Following the Building Safety Act (BSA) gaining Royal Assent at the end of April, the Government has now commenced consultations regarding the swathe of secondary legislation that is required in order to complete the detail of the new regime.
As reported in our earlier Insight, while the BSA gaining Royal Assent was a significant milestone, it was in some ways only the start of the journey. A lot of the detail as to how many elements of the BSA would be given teeth was left to be set out within regulations, expected to come into force over a period of 12-18 months following Royal Assent.
The Government commenced consultation on these regulations (insofar as they will apply to the law in England) in June, beginning with the Higher Risk Buildings (Descriptions and Supplementary Provisions) Regulations. That first consultation, which focussed on completing the definition of 'higher-risk buildings' for the purpose of the BSA, closed on 21 July 2022.
On 20 July 2022 the Government published two further consultations into key elements of the planned building safety regime.
The first consultation covers the regulations required under Part 3 of the BSA; this comprises the implementation of a new building control regime for higher-risk buildings, including the introduction of 'gateway points' at commencement and completion of a project, the establishment of the 'golden thread' of information, change control, safety occurrence reporting and enforcement. It also deals with the new dutyholder and competence regime, which will be applicable to all building work (with enhanced duties for higher-risk buildings).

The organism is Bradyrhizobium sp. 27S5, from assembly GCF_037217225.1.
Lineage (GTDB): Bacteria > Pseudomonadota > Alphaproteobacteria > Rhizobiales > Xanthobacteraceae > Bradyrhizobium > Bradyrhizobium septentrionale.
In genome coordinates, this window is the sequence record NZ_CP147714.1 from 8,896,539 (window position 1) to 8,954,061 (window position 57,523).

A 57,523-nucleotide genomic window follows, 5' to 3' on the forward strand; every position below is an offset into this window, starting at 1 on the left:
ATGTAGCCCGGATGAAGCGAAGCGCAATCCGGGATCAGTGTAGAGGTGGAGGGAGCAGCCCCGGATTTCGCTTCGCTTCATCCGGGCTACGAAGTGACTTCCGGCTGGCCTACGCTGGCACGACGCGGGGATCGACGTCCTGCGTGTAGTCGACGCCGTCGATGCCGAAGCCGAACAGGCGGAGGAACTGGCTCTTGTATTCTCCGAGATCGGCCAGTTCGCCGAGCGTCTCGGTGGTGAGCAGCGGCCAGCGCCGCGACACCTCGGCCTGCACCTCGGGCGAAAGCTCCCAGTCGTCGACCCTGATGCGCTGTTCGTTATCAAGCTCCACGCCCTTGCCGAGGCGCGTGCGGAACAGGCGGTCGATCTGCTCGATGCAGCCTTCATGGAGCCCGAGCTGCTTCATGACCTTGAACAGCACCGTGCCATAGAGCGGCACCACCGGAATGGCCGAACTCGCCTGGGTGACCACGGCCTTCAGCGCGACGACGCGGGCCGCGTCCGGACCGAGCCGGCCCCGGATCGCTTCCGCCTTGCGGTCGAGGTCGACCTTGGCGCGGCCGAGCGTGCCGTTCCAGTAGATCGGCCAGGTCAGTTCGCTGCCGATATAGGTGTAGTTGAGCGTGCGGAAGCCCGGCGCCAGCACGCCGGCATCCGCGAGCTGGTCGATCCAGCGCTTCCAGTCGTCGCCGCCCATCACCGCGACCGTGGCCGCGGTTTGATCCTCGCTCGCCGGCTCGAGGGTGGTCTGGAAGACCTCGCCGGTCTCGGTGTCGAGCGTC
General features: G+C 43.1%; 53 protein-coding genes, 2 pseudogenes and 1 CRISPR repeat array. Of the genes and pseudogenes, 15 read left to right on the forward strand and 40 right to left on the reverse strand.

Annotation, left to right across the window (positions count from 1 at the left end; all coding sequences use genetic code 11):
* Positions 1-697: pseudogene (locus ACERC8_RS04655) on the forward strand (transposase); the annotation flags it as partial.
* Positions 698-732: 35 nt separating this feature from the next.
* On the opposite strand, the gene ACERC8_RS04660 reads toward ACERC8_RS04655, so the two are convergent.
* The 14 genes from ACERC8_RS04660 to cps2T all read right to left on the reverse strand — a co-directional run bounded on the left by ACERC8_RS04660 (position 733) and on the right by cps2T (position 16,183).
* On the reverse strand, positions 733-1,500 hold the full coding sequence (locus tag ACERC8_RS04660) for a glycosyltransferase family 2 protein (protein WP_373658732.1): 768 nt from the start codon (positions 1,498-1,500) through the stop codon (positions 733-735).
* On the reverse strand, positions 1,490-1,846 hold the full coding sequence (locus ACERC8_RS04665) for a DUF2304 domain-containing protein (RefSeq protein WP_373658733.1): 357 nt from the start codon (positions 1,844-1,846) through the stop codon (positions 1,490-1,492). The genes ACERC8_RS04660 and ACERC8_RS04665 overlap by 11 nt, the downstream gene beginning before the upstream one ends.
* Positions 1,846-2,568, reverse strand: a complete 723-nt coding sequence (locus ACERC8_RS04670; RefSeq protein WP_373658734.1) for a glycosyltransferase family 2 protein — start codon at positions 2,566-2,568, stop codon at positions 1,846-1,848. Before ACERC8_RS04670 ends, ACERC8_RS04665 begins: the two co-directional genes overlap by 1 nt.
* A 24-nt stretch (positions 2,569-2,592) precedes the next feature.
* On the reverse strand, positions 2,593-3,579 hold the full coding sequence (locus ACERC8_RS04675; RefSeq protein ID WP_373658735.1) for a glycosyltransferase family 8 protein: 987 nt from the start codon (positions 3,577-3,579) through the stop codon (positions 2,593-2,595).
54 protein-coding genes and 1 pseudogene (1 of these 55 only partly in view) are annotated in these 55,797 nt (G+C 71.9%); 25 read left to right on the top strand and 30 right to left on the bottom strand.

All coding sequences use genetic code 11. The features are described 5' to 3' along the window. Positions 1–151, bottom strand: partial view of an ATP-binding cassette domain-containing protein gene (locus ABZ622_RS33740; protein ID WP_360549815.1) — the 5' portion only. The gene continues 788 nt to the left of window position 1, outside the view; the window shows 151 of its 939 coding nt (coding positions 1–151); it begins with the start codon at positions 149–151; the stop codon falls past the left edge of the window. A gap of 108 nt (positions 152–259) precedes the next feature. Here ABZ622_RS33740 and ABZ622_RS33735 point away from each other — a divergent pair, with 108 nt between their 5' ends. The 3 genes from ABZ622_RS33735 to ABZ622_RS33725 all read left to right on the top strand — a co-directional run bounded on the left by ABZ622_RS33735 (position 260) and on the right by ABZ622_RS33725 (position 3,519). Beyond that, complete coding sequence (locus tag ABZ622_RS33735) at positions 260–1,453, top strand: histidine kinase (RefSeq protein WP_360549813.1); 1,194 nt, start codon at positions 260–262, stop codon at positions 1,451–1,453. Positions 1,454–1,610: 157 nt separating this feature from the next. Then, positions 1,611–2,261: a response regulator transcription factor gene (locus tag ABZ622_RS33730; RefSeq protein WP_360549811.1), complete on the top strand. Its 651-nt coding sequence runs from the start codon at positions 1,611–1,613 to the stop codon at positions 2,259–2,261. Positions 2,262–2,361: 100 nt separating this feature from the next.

The second consultation covers the regulations required under Part 4 of the BSA; this comprises the new safety regime for higher-risk buildings once they are occupied, including registration and certification, the duties of the accountable person (and principal accountable person), the contents, management and storage of the 'golden thread' of information, safety reporting and resident liaison.
Importantly, both consultations also mention the potential transitional arrangements that would be in place when the regulations come into force.
These consultations are due to close on 12 October 2022, and we expect that reporting and regulations will follow over the subsequent months.
It is expected that further consultations in respect of regulations being brought in under Part 5 of the BSA (primarily concerning mechanisms for the remediation of buildings, provision of various other protections such as the New Homes Ombudsman, New Home Warranties and Construction Products) will commence in the autumn. We will, of course, keep you updated as more details emerge.
If you have any questions about this, please get in touch with Sue Ryan, Gemma Whittaker or Sean Garbutt.